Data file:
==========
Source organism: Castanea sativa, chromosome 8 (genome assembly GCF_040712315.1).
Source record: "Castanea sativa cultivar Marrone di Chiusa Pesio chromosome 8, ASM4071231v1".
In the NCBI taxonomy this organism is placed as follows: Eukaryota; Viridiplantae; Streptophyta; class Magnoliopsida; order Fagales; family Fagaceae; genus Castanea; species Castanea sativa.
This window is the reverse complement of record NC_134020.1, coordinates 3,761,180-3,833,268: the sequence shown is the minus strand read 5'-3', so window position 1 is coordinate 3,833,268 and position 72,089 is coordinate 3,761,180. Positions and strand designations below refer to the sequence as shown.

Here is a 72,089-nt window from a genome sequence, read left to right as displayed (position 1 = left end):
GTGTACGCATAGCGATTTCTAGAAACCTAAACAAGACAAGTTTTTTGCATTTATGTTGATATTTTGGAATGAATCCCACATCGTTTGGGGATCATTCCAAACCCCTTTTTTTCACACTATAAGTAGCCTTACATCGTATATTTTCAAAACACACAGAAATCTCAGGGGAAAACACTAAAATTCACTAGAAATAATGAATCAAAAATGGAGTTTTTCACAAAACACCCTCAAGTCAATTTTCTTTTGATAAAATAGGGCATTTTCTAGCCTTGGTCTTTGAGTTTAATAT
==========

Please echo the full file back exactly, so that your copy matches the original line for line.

Source organism: Castanea sativa, chromosome 8 (genome assembly GCF_040712315.1).
Source record: "Castanea sativa cultivar Marrone di Chiusa Pesio chromosome 8, ASM4071231v1".
In the NCBI taxonomy this organism is placed as follows: Eukaryota; Viridiplantae; Streptophyta; class Magnoliopsida; order Fagales; family Fagaceae; genus Castanea; species Castanea sativa.
This window is the reverse complement of record NC_134020.1, coordinates 3,761,180-3,833,268: the sequence shown is the minus strand read 5'-3', so window position 1 is coordinate 3,833,268 and position 72,089 is coordinate 3,761,180. Positions and strand designations below refer to the sequence as shown.

Here is a 72,089-nt window from a genome sequence, read left to right as displayed (position 1 = left end):
GTGTACGCATAGCGATTTCTAGAAACCTAAACAAGACAAGTTTTTTGCATTTATGTTGATATTTTGGAATGAATCCCACATCGTTTGGGGATCATTCCAAACCCCTTTTTTTCACACTATAAGTAGCCTTACATCGTATATTTTCAAAACACACAGAAATCTCAGGGGAAAACACTAAAATTCACTAGAAATAATGAATCAAAAATGGAGTTTTTCACAAAACACCCTCAAGTCAATTTTCTTTTGATAAAATAGGGCATTTTCTAGCCTTGGTCTTTGAGTTTAATAT